Paul Ferreira

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Paul Ferreira
Paul Ferreira Campaign head shot.jpg
MPP for York South—Weston
In office
February 28, 2007 – September 30, 2007
Preceded by Joe Cordiano (Liberal)
Succeeded by Laura Albanese (Liberal)
Personal details
Born (1973-01-07) January 7, 1973 (age 41)
Azores, Portugal Flag of Portugal.svg
Political party New Democratic Party
Residence Toronto, Ontario
Occupation Public relations
Religion Roman Catholic

Paul Ferreira (born January 7, 1973) is a Canadian populist politician and one of the first openly gay politicians elected to provincial office in Canada. He also has the distinction of being the very first Azorean-Canadian MPP.[1] He was elected to the Legislative Assembly of Ontario as a member of the Ontario New Democratic Party (NDP) in the February 8, 2007 York South–Weston by-election,[2] but was narrowly defeated in the 2007 general election. He subsequently served as chief of staff to party leader Howard Hampton until Hampton's retirement from that position in 2009 and now works as a special advisor to current party leader Andrea Horwath. On Feb. 8, 2011, Ferreira was acclaimed as the Ontario NDP's candidate in York South-Weston in the 2011 provincial election.

Early life and education[edit]

Paulo (Paul) Ricardo Branco Ferreira was born in the Azores on January 7, 1973. Along with his family, he immigrated to Canada in 1979. They settled in Brampton, Ontario.[3] He attended primary and secondary schools in the Brampton area and went on to study and graduate from Ottawa's Carleton University.[3] Ferreira is an honours graduate of Carleton University’s School of Journalism, where he received awards for academic excellence and community involvement. He speaks English, French and Portuguese.[3]

Involvement with the NDP[edit]

Ferreira's parents—Gilberto and Filomena—were active trade unionists, and he followed their example by becoming a United Food and Commercial Workers union steward at a local drugstore while still in high school.[1] His union experience attracted him to the NDP.[1] Since 1990, Ferreira has held numerous positions in the NDP. He was Vice President of Outreach for the New Democratic Youth of Canada from 1997 to 1999, he served on the Ontario NDP's executive from 2002 to 2004 and he was co-chair of the party's LGBT Committee for a number of years. He has also been active with numerous community groups.[4]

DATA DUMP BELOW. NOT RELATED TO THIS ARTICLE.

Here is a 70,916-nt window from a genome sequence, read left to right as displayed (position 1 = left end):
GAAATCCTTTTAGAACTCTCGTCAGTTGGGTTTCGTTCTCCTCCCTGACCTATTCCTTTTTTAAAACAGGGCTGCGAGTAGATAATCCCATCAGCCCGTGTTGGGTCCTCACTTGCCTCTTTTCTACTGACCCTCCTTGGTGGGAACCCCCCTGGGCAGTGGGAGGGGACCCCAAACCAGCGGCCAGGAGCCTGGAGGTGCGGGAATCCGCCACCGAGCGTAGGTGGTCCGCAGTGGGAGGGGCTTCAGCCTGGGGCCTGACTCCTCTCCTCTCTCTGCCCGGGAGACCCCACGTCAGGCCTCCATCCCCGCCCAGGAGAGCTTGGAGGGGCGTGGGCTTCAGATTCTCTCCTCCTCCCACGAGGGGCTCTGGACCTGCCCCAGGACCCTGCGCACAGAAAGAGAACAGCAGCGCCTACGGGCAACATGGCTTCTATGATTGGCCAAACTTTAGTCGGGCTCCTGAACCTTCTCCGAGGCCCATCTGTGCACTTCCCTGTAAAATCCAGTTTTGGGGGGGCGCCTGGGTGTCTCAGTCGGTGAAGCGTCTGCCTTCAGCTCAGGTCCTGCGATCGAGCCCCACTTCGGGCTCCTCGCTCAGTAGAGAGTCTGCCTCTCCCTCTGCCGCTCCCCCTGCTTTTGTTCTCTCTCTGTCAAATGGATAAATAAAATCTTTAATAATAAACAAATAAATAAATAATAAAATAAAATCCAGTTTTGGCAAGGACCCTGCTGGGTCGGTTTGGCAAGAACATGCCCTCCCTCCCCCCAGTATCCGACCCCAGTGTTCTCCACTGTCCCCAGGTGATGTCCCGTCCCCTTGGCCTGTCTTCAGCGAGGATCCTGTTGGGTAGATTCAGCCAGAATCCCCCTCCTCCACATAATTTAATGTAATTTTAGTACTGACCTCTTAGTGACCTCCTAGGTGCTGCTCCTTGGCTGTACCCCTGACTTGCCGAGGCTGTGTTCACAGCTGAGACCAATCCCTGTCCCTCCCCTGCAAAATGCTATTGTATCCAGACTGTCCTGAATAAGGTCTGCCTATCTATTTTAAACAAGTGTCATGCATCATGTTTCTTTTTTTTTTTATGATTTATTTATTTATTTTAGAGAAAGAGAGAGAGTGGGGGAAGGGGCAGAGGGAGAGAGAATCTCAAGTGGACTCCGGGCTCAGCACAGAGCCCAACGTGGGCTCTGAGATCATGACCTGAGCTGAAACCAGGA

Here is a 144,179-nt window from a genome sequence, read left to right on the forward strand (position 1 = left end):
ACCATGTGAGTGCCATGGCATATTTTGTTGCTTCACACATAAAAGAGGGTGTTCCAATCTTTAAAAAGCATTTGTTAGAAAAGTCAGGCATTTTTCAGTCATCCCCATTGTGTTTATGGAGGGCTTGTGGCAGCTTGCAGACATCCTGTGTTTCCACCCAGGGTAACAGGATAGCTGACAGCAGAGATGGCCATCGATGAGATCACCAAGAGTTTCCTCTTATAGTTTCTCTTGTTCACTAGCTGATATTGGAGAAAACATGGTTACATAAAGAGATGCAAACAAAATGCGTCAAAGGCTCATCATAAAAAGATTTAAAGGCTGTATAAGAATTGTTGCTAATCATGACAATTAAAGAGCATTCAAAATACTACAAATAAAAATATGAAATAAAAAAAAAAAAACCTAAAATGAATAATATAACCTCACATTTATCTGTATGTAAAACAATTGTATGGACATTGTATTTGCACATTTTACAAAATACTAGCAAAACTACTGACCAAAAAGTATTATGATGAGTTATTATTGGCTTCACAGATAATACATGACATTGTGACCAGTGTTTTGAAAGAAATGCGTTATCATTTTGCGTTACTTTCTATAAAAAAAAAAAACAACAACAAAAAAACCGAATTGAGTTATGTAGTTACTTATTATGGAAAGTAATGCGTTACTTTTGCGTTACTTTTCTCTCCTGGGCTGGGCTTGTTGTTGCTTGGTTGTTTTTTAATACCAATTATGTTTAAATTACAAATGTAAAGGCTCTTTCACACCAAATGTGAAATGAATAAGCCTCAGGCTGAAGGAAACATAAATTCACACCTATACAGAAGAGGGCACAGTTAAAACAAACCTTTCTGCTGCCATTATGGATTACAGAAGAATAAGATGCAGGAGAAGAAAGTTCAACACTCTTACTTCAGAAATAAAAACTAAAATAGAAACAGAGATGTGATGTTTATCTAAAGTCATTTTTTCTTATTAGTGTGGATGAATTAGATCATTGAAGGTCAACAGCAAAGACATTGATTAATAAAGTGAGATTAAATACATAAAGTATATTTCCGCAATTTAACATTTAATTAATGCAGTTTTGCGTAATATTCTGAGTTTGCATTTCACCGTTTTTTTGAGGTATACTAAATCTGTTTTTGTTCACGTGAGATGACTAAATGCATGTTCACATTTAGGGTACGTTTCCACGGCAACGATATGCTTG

Professional life[edit]

Professionally, Ferreira served as the manager of member relations with the Canadian Society for Training and Development. He also co-edited the society's national magazine, the Canadian Learning Journal. From 2001 to 2004, Ferreira was part of the management team at one of Canada's largest business intelligence firms. Previously, he was North American manager of public relations for a British-based multinational. He also spent two years as manager of communications and media relations for the North American Broadcasters Association.

Political life[edit]

First election, 1997[edit]

Ferreira got his start as a political activist in 1990 when he joined the New Democratic Party (NDP). After completing a journalism degree at Carleton University in Ottawa, Ferreira returned to Brampton and was the federal NDP candidate in the riding of Brampton Centre in the 1997 election. He finished fourth in the race.[5]

Canadian federal election, 1997
Party Candidate Votes
Liberal Sarkis Assadourian 18,615
Reform Don Crawford 10,817
Progressive Conservative Sam Hundal 5,621
New Democratic Paul Ferreira 2,923
Marxist–Leninist André Vachon 127

York South–Weston federal election 2004[edit]

In the spring of 2004, Paul Ferreira became the NDP's federal candidate in the west-end Toronto riding of York South—Weston. His main opponent was the incumbent Liberal member of parliament (MP) and former Municipality of Metropolitan Toronto chair Alan Tonks. The main issues in the election, and these were not limited to just York South–Weston, included anger over the governing Liberal party's Sponsorship scandal;[6] Health care; and the first budget by the Dalton McGuinty provincial Liberal government, which included the controversial "Ontario Health Premiums" tax.[7]

Despite the many setbacks that confronted the main Liberal campaign,[6] Tonks won the election[8] . Ferreira placed a respectable second. His campaign revived the NDP in York South–Weston and significantly increased the party's share of the vote in the riding to more than 21% (Tom Parkin, the NDP candidate in the 2000 election, received only 3.7% of the vote).

Canadian federal election, 2004
Party Candidate Votes
     Liberal Alan Tonks 20,537
     New Democratic Party Paul Ferreira 7,281
     Conservative Stephen Halicki 5,133
Green Jessica Fracassi 1,199
     Communist Shirley Hawley 175

York South–Weston federal election 2006[edit]

Subsequently, he ran again for the same federal office in the 2006 election. The election results were basically a repeat of the previous election, with Tonks finishing first and Ferreira in second place.[9]

Canadian federal election, 2006: York South—Weston
Party Candidate Votes % ∆% Expenditures
Liberal Alan Tonks 22,871 57.06% -2.77% $36,134
New Democratic Paul Ferreira 8,525 21.27% +0.06% $24,433
Conservative Stephen Halicki 6,991 17.44% +2.49% $22,529
Green Maria De Angelis-Pater 1,506 3.76% +0.26% $1,003
Independent Dragan Cimesa 189 0.47%
Total valid votes 40,082 100.0%

Toronto municipal election, 2006[edit]

He was also a candidate for Toronto City Council in the 2006 Toronto municipal election, finishing second in Ward 11.

Ward 11 York South—Weston[edit]

Candidate Votes  %
Frances Nunziata (incumbent) 6469 49.6
Paul Ferreira 4812 36.9
Rocky Gualtieri 1235 9.5
Pansy Mullings 526 4.0

Ontario provincial by-election, 2007[edit]

York-South Weston riding map from Elections Ontario.